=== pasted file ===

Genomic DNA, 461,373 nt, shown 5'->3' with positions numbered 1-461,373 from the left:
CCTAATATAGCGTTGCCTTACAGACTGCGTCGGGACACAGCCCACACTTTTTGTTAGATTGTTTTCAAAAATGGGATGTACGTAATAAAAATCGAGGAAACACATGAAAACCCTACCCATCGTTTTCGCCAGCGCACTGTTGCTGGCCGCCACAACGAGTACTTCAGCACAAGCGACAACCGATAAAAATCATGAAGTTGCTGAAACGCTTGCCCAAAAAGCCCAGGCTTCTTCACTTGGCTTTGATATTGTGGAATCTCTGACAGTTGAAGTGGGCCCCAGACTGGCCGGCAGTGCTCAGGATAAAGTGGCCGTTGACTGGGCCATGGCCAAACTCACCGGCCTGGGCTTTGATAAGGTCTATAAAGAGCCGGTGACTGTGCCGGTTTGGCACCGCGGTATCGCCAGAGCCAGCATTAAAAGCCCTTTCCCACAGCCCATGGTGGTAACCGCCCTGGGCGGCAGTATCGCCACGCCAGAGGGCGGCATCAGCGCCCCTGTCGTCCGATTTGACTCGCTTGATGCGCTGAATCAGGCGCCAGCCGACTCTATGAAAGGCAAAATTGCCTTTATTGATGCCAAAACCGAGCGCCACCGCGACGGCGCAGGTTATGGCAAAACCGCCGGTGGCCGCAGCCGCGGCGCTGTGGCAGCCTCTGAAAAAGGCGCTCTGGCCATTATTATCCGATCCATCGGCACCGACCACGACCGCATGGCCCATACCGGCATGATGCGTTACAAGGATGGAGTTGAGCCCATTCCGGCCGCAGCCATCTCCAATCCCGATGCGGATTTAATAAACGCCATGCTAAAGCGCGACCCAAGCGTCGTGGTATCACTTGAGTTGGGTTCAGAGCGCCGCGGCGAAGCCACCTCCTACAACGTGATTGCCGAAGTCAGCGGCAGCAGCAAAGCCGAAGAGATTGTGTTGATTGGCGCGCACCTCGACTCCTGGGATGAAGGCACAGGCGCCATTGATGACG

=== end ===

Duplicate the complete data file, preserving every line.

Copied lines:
Genomic DNA, 461,373 nt, shown 5'->3' with positions numbered 1-461,373 from the left:
CCTAATATAGCGTTGCCTTACAGACTGCGTCGGGACACAGCCCACACTTTTTGTTAGATTGTTTTCAAAAATGGGATGTACGTAATAAAAATCGAGGAAACACATGAAAACCCTACCCATCGTTTTCGCCAGCGCACTGTTGCTGGCCGCCACAACGAGTACTTCAGCACAAGCGACAACCGATAAAAATCATGAAGTTGCTGAAACGCTTGCCCAAAAAGCCCAGGCTTCTTCACTTGGCTTTGATATTGTGGAATCTCTGACAGTTGAAGTGGGCCCCAGACTGGCCGGCAGTGCTCAGGATAAAGTGGCCGTTGACTGGGCCATGGCCAAACTCACCGGCCTGGGCTTTGATAAGGTCTATAAAGAGCCGGTGACTGTGCCGGTTTGGCACCGCGGTATCGCCAGAGCCAGCATTAAAAGCCCTTTCCCACAGCCCATGGTGGTAACCGCCCTGGGCGGCAGTATCGCCACGCCAGAGGGCGGCATCAGCGCCCCTGTCGTCCGATTTGACTCGCTTGATGCGCTGAATCAGGCGCCAGCCGACTCTATGAAAGGCAAAATTGCCTTTATTGATGCCAAAACCGAGCGCCACCGCGACGGCGCAGGTTATGGCAAAACCGCCGGTGGCCGCAGCCGCGGCGCTGTGGCAGCCTCTGAAAAAGGCGCTCTGGCCATTATTATCCGATCCATCGGCACCGACCACGACCGCATGGCCCATACCGGCATGATGCGTTACAAGGATGGAGTTGAGCCCATTCCGGCCGCAGCCATCTCCAATCCCGATGCGGATTTAATAAACGCCATGCTAAAGCGCGACCCAAGCGTCGTGGTATCACTTGAGTTGGGTTCAGAGCGCCGCGGCGAAGCCACCTCCTACAACGTGATTGCCGAAGTCAGCGGCAGCAGCAAAGCCGAAGAGATTGTGTTGATTGGCGCGCACCTCGACTCCTGGGATGAAGGCACAGGCGCCATTGATGACG